With the world facing an emergent and aggressive China and a revanchist and belligerent Russia, the United States needs to shore up our alliances in the Western Hemisphere to counter influence campaigns rooted in manipulative investments. As was the case with most of our closest partners, former President Trump took a wrecking ball to U.S.-Colombia relations, going as far as insulting the Colombian president by saying his country had “done nothing” to work with the United States — a statement completely untethered from reality.

Still, the Biden administration has a responsibility to reinvigorate this essential partnership. Congress can play a decisive role by laying out a comprehensive roadmap for expanding engagement on issues of inclusive economic growth, anti-corruption, international security, environmental protection, and refugees and migration.

In the coming days, I will introduce bipartisan legislation, unprecedented in scale and scope, that sets out a bold new chapter in U.S.-Colombia relations.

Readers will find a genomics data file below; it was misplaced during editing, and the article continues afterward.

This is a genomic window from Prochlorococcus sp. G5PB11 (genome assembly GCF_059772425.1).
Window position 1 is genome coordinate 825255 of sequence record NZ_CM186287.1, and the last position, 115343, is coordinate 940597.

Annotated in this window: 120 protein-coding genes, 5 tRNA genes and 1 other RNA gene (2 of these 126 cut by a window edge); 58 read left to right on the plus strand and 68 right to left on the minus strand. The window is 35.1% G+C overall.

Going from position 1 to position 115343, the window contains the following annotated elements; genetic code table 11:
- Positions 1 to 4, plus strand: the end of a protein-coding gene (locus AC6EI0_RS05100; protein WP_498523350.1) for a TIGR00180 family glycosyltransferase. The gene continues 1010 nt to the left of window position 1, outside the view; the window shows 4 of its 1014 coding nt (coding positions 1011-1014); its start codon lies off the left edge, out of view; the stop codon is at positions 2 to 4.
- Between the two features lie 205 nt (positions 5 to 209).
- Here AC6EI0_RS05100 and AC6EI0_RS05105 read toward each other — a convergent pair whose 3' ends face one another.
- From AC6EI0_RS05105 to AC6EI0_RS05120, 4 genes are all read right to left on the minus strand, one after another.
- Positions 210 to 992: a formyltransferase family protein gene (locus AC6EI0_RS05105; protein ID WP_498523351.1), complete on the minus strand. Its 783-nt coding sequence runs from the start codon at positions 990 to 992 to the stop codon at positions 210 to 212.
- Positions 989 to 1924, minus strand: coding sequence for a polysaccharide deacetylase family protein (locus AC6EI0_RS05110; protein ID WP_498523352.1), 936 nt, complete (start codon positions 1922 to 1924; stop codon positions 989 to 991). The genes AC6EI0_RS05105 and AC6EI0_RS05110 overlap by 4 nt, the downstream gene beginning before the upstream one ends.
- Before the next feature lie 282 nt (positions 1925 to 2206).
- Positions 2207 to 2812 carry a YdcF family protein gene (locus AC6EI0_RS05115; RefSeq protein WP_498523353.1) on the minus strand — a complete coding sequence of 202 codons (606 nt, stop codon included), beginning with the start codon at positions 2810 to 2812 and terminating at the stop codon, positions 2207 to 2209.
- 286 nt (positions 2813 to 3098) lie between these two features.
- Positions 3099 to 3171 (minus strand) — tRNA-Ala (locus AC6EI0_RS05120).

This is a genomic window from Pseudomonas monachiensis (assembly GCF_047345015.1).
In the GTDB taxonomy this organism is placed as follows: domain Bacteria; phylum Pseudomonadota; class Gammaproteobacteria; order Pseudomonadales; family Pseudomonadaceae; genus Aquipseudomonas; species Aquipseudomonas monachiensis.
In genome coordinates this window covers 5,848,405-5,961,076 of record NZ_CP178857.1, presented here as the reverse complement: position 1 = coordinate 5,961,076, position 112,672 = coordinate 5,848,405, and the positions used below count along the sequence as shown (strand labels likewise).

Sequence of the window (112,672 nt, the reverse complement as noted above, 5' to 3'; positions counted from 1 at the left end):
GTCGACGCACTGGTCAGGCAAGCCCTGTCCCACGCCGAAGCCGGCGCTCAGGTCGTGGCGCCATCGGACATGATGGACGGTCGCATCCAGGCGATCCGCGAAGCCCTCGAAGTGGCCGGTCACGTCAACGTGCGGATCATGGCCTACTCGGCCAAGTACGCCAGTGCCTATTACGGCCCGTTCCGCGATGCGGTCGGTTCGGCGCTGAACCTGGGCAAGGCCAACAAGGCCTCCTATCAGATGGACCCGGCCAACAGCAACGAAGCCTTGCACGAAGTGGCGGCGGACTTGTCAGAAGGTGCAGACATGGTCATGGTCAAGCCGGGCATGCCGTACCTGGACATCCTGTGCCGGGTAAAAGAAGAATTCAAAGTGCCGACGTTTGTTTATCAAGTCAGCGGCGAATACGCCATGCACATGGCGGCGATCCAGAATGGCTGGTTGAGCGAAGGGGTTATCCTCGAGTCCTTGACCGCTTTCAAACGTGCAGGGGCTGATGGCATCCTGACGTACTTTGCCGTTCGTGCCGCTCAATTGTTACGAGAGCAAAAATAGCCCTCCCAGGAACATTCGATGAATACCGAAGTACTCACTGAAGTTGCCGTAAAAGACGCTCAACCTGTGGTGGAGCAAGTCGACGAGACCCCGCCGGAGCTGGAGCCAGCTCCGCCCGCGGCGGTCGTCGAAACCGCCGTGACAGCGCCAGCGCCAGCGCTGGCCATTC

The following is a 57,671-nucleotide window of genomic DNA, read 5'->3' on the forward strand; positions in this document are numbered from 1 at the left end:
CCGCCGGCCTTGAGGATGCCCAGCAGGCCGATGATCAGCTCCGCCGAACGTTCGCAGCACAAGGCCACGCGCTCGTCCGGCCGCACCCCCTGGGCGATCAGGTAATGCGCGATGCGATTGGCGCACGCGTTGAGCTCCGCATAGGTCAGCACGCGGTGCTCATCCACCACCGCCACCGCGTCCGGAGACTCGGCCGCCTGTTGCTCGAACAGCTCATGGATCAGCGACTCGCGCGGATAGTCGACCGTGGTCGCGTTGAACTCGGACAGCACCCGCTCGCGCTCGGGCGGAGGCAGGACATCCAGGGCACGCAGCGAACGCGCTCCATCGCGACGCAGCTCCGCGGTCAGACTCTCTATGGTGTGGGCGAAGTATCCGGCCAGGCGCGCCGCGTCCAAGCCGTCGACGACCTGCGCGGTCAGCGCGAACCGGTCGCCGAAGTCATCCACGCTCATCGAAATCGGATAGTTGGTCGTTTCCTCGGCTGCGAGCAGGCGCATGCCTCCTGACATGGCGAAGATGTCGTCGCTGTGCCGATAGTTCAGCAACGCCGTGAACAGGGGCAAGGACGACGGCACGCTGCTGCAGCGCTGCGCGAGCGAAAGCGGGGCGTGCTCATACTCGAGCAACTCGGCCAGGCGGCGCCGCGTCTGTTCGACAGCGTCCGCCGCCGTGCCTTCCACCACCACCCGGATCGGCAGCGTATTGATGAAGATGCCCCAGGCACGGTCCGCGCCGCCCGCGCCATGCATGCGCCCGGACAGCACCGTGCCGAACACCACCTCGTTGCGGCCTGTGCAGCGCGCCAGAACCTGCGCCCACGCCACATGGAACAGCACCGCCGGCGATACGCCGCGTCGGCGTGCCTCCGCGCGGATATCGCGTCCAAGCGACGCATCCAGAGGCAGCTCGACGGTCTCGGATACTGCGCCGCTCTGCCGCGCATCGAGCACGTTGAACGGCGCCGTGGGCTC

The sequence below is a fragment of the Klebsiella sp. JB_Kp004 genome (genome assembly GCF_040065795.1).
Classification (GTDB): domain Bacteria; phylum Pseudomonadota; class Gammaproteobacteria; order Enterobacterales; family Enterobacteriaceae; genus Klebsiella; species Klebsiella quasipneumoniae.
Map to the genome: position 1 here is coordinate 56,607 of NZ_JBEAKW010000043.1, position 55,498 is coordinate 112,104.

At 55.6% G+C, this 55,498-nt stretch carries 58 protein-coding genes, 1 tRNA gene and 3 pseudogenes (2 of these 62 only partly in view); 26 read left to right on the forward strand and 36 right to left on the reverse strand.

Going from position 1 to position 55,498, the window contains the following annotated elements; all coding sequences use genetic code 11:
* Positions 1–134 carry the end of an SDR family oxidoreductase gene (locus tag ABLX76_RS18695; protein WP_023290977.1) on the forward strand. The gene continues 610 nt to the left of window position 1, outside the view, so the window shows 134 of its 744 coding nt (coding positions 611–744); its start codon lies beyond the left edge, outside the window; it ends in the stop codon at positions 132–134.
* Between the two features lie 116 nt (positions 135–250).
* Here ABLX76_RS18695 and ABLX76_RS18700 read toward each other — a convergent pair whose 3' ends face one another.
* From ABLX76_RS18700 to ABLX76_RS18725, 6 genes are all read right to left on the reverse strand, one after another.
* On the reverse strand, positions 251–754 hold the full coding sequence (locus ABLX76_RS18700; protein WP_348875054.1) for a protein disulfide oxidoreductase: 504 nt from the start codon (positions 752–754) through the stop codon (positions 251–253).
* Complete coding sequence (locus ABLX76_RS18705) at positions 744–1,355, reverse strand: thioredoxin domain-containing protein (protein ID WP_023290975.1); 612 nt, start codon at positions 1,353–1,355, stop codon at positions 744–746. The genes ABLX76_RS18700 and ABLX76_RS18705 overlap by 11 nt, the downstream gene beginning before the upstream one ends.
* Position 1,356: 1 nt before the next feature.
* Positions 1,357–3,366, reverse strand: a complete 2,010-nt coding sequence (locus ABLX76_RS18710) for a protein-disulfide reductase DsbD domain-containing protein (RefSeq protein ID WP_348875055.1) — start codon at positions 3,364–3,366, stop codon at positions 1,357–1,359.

The U.S.-Colombia Strategic Alliance Act of 2022 will recognize the special relationship our nations have built and formally designate Colombia as a “Major Non-NATO Ally” of the United States.

It will be ambitious in establishing a renewed emphasis on human rights, labor rights and security cooperation. It will create new tools that catalyze investments in Colombian businesses as they recover from the pandemic, strengthen environmental cooperation and facilitate new opportunities for women entrepreneurs and members of Afro-Colombian and Indigenous communities.

As important, the bill will reinforce the United States’ support for a full-throated implementation of the 2016 Peace Accord, which continues to be the best — albeit imperfect — tool to build peace and democratic governance in Colombia.

This year will be a pivotal year for U.S. engagement with Latin America and the Caribbean. In June, when President Biden hosts leaders from across the hemisphere in Los Angeles for the Summit of the Americas, his administration must use this fresh approach with Colombia to show that the United States can be nimble, strategic and effective in supporting our partners.

Our collective willingness to adapt to Colombia’s evolving needs can serve as a launching pad for a brighter, freer and more prosperous hemisphere in which all our citizens benefit.

Bob Menendez, a Democrat, represents New Jersey in the U.S. Senate. He is chairman of the Senate Foreign Relations Committee.